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Old 05 March 2004, 14:03   #21
manicx
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Well, if you want to play in simple 2D then 68000/68020 are limited by the graphics' chipset. If you want to do anything more, then even 68030 is limited. Games like X-Treme racing that were extremely good, could run properly (1:1 pixels) only on 68030.

The PCs that you mention are another story. Amiga did not have excess power after a point. This point is called 3D games. Amiga was not capable of producing 3D games at 25FPS. Even Doom, that is not actually a 3D game runs at low fps on the Amiga and is unplayable on 68020s. This is actually my main point of this article? How much a 68030/50 - 040/25 that were very common expansions among the Amiga users would benefit from games written in ASM. I am not talking about 2D games, Amiga was good in that and we all know it.
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Old 05 March 2004, 18:13   #22
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Ahh 3D games...

What is SO important about 3D that every machine HAS to do it? Why does everyone think that a game in 3D automatically enhances the playability?
Obviously I would be more than happy if the stock A1200 could have been pushed farter, within is 2D capabilities. But 2D is so lame nowadays, isn't it?
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Old 05 March 2004, 18:51   #23
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Quote:
Originally posted by Akira
Ahh 3D games...

What is SO important about 3D that every machine HAS to do it? Why does everyone think that a game in 3D automatically enhances the playability?
Obviously I would be more than happy if the stock A1200 could have been pushed farter, within is 2D capabilities. But 2D is so lame nowadays, isn't it?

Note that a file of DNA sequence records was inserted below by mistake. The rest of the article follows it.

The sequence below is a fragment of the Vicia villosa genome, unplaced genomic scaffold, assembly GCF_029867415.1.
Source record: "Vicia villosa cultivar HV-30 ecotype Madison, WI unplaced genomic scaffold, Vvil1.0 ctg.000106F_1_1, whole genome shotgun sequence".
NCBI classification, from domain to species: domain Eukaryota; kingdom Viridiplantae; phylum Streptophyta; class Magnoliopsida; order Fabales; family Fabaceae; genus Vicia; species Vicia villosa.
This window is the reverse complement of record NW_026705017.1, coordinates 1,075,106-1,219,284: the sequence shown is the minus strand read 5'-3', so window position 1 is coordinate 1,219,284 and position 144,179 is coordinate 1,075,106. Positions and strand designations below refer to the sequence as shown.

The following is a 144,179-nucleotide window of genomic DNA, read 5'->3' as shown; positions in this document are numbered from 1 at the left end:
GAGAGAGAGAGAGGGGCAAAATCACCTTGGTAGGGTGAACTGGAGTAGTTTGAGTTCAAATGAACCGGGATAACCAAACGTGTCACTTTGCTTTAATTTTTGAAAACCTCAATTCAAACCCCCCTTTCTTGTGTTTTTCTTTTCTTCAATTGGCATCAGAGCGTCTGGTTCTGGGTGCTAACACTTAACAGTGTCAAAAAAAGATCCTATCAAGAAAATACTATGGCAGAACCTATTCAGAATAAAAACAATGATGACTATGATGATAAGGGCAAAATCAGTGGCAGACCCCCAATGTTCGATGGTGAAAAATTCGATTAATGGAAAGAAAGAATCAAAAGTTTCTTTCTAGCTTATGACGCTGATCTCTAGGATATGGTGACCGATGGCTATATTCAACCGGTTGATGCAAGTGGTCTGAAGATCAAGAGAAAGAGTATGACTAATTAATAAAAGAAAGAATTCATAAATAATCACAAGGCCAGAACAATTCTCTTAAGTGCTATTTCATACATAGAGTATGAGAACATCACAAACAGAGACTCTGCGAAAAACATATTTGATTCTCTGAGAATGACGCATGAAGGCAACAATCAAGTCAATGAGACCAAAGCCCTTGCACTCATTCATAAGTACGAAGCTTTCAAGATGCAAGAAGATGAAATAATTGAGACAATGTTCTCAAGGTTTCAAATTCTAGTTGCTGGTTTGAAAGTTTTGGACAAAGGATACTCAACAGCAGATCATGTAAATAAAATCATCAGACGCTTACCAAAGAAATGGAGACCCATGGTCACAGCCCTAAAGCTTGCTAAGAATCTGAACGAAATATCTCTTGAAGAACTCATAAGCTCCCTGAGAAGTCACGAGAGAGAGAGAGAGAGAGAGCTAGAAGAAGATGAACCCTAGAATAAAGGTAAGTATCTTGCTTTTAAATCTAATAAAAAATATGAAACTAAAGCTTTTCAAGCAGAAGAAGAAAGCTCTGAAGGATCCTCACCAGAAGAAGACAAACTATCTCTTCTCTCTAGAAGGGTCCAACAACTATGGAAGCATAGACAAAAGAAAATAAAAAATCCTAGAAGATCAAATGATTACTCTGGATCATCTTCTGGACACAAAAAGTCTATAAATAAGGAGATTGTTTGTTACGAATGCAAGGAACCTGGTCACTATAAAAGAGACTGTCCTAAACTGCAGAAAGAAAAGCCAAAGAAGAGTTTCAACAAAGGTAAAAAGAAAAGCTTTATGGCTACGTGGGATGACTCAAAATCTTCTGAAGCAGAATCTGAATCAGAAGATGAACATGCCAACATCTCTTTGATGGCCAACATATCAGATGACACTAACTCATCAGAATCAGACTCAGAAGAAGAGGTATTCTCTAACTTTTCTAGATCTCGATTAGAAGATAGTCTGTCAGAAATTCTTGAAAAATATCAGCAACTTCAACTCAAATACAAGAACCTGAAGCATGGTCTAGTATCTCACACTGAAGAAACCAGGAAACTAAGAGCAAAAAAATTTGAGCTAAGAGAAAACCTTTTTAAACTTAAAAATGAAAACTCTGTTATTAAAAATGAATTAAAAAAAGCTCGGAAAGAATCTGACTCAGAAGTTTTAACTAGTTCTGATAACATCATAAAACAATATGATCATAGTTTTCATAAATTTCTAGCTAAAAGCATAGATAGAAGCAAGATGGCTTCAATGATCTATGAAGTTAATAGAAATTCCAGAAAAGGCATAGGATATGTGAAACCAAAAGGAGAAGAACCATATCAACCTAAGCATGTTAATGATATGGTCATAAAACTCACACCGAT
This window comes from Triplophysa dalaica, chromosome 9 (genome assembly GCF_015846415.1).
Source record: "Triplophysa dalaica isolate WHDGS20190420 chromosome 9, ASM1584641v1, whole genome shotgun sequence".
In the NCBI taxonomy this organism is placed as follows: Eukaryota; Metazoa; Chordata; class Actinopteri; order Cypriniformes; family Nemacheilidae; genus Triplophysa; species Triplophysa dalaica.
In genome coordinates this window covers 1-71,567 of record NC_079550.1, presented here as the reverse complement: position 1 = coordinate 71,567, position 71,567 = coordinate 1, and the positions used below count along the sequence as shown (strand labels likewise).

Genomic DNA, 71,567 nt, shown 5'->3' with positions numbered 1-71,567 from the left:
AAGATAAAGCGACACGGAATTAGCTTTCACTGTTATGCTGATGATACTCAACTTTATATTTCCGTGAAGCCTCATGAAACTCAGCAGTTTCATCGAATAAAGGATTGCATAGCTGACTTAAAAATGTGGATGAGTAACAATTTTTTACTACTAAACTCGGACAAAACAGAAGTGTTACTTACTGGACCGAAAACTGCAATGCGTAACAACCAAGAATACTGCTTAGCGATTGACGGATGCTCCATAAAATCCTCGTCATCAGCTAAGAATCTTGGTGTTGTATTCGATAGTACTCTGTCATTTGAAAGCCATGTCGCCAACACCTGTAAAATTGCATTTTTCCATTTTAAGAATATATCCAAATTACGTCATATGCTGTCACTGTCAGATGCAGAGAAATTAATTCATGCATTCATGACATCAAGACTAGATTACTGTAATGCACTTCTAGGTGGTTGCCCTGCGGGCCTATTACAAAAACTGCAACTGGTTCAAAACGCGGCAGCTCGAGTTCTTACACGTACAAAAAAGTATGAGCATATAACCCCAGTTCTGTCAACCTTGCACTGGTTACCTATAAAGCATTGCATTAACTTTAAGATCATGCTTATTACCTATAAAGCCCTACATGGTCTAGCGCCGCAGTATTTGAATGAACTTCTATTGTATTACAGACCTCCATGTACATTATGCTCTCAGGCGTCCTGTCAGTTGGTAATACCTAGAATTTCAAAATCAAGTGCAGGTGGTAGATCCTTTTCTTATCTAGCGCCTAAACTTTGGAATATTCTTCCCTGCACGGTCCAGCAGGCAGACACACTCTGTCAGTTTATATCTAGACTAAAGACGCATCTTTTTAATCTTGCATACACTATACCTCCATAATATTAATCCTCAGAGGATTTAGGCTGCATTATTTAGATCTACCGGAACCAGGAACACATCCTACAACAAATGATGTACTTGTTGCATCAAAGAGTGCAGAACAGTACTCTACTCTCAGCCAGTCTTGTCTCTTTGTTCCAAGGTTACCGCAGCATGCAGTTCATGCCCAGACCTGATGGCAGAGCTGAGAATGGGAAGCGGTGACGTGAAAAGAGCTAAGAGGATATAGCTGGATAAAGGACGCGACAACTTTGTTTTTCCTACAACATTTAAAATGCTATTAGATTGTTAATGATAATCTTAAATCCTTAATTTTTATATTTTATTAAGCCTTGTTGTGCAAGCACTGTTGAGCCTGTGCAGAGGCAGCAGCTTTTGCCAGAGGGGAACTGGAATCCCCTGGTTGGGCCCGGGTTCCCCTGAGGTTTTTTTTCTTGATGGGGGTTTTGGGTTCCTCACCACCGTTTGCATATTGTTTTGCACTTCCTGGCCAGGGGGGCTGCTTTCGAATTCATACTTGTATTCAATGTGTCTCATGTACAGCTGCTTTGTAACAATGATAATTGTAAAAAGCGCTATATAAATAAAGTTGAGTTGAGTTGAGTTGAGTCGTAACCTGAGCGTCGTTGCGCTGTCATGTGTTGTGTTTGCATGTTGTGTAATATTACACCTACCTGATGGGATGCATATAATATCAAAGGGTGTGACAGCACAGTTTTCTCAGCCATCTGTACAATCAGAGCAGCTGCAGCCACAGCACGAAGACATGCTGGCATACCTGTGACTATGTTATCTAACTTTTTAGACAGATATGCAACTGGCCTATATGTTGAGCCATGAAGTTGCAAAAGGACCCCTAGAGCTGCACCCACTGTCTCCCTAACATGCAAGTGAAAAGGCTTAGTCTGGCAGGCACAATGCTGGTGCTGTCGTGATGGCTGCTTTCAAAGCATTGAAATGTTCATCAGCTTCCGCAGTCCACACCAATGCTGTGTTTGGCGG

Its all marketing. When pc games switched from 320x200 16 colors to VGA 640x480 nobody in their right mind would make a 320x200 game anymore. When 16 bit soundcards became popular everybody jumped on that, same with the first real 3d video cards (3dfx, rendition). This didnt mean all the games before these hardware changes sucked, it just meant that developers had moved on to better things. It happens in every industry, they change the eye candy and keep the same old slightly tweeked hardware under the hood.

I like 2d for rts games, going 3d limits you on how many units you can have on the screen because of computing power. 3D was nice for fps, but games like doom which had dozens of monsters on the screen (2d game) cant really be done in 3d these days unless you have a very high end machine. So the new doom 3 will have just a few monsters on at a time and use lighting and sound to spook you, not the same as going into a room with the double barreled shotgun and killing 2 dozen devil beasts.